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Academic papers writing

Academic papers writing: what is an average number of sources to be used

Apr 12, 2013 - Posted to  Writing in General
Often times when we think of academic writing, the terms scholarly, formal, or peer-reviewed may come to mind (all rightfully connected to published academic articles). Also trailing along this title are the everyday assignments submitted by students. Though they may not be worthy of being published in some circles, if what is being written in them is of interest to the academic world, then its safe to say that they are considered academic writings.
One issue that comes up often when dealing with a variety of academic papers (for several different disciplines, professors, or departments), is how to settle on a set number of sources to satisfy all of them.

The big number question?

In some cases the number of sources needed for a paper will be directly provided to you by an instructor, but in others you may just have to go with your instinct in deciding on a suitable amount. And when doing so you should consider a few things; (a) the many types of sources you intend to collect (based on the type of paper you are writing) (b) your page count, and (c) your discipline.
So for example, a humanities course may require a wide range of sources if it is a heavy literature course, but a paper in the sciences on the other hand, may do quite well with only a handful of sources. Likewise if you'd like to incorporate a variety of materials, such as books, journals, newspapers, media etc. (as long as they pertain to your topic), this will also influence your source count. And lastly the most important factor of all-your page or word requirement-will significantly affect the amount of sources you utilize.

Page counts

Almost all assignments assigned to you will have a requested page or word count. And considering that professors like to see sources "put to work" rather than simply listed on a reference page, it's important to consider how many in-text citations you will include in your document as you weigh-in the need for sources. For instance, you may work towards a goal of one-three citations per page, and therefore maybe one or two sources per page (though this is just a rough estimate, as you may cite one source several times).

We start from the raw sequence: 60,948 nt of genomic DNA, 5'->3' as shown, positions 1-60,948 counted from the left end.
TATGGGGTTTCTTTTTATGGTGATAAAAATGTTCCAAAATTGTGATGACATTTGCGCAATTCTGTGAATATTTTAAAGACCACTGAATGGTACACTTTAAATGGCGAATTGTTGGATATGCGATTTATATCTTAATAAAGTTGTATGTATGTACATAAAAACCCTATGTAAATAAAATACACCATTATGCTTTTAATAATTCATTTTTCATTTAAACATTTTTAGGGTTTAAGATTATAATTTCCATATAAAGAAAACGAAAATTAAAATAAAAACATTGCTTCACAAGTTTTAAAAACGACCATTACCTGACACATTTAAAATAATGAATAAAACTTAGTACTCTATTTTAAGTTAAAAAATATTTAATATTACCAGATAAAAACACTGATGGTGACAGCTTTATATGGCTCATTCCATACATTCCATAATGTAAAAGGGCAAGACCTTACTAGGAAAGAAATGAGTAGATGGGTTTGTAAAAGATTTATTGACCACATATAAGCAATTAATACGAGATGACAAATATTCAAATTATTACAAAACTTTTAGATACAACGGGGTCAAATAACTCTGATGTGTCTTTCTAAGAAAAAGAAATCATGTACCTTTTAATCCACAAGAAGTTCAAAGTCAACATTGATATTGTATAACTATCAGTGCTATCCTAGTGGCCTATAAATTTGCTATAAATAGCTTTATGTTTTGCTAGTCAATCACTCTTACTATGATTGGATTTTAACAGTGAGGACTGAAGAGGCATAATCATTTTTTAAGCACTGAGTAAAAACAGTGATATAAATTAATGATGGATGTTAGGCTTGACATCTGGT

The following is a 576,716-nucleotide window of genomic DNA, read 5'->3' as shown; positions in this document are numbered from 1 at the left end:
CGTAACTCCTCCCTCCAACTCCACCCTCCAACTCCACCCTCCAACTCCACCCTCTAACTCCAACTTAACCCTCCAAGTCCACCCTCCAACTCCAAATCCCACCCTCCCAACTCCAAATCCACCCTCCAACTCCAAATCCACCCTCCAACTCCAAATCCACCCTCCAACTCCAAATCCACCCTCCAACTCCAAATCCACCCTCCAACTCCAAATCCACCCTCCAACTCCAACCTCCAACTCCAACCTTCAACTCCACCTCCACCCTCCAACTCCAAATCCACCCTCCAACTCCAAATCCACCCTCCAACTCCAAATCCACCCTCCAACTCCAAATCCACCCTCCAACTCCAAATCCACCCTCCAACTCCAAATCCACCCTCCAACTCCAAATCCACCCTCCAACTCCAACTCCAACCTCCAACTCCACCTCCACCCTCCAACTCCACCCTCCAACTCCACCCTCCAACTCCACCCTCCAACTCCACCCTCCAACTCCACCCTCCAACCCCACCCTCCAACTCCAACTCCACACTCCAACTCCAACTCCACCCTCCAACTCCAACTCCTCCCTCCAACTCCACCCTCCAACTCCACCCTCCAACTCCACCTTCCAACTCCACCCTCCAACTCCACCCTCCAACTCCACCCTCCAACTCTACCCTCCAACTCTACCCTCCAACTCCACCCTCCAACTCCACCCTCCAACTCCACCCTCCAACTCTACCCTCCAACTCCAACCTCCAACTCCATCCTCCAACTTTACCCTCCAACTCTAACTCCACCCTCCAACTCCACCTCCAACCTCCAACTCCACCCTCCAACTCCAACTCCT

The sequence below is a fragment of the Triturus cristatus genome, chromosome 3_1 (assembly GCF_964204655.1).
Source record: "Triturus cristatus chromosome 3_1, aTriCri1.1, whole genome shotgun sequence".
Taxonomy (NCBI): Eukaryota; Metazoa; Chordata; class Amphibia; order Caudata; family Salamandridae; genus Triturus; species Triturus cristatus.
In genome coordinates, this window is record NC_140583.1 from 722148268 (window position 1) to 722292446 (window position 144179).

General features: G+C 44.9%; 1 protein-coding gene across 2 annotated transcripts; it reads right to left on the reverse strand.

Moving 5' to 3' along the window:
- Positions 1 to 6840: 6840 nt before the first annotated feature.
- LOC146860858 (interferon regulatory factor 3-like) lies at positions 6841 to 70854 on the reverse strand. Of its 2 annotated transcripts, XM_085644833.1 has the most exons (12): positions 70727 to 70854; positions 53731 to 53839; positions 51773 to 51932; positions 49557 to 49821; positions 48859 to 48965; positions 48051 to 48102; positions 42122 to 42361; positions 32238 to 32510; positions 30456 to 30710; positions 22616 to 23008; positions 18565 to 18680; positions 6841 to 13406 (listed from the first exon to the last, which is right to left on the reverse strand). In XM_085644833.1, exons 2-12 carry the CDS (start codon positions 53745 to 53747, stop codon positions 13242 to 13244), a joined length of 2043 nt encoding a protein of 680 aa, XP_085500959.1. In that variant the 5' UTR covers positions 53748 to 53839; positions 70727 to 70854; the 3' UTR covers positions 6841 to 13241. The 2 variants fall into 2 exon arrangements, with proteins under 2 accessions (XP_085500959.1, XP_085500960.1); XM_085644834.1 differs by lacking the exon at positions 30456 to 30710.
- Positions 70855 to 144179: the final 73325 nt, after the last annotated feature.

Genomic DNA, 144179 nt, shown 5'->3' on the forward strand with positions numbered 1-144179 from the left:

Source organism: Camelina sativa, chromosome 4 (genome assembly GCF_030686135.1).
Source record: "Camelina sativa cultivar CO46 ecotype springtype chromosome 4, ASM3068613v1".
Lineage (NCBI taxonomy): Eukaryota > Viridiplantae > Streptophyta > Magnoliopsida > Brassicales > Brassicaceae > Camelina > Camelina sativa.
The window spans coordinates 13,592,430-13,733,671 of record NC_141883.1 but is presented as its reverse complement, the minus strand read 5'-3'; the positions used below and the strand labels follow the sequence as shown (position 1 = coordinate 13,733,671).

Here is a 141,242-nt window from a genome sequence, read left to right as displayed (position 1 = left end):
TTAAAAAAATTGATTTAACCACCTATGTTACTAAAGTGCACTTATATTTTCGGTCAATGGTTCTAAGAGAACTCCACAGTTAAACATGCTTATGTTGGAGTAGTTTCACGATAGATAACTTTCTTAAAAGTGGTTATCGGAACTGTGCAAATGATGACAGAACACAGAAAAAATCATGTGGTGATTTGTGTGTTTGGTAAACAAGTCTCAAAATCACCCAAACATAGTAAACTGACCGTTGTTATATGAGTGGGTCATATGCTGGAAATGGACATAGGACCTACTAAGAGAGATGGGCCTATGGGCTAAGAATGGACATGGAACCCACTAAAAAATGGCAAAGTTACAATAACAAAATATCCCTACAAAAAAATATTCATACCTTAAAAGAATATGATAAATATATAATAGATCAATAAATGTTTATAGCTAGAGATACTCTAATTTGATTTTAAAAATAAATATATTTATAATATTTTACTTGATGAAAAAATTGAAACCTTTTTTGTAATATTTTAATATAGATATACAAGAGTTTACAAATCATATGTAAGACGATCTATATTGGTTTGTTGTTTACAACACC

Source number suggestions

  • Option 1: One source per page; i.e., if you have a 5 page paper then you should have at least 5 sources.
  • Option 2: The 6-8 rule; regardless of the amount, as long as the page count is less than 15 or so, then aim for about 7 sources.
  • Option 3: Divide between 'solid' sources and supplemental ones; for instance, you may aim to have 5 solid, scholarly sources (that your professor will not be able to argue with), and then add other supplemental or additional sources as needed. *Even though they should still be credible, they may come from less scholarly sources such as a feature magazine article for example.
And if none of these options seem to work for you then don't be shy to just ask your professor. You may feel that you'll be making more work for yourself (if they through a big number at you), but the reality is that most professors will choose quality over quantity anytime. So generally if you turn out a decent paper, by utilizing the sources you have properly (not just cutting and pasting), then hopefully you'll receive a good grade with or without a long list of sources.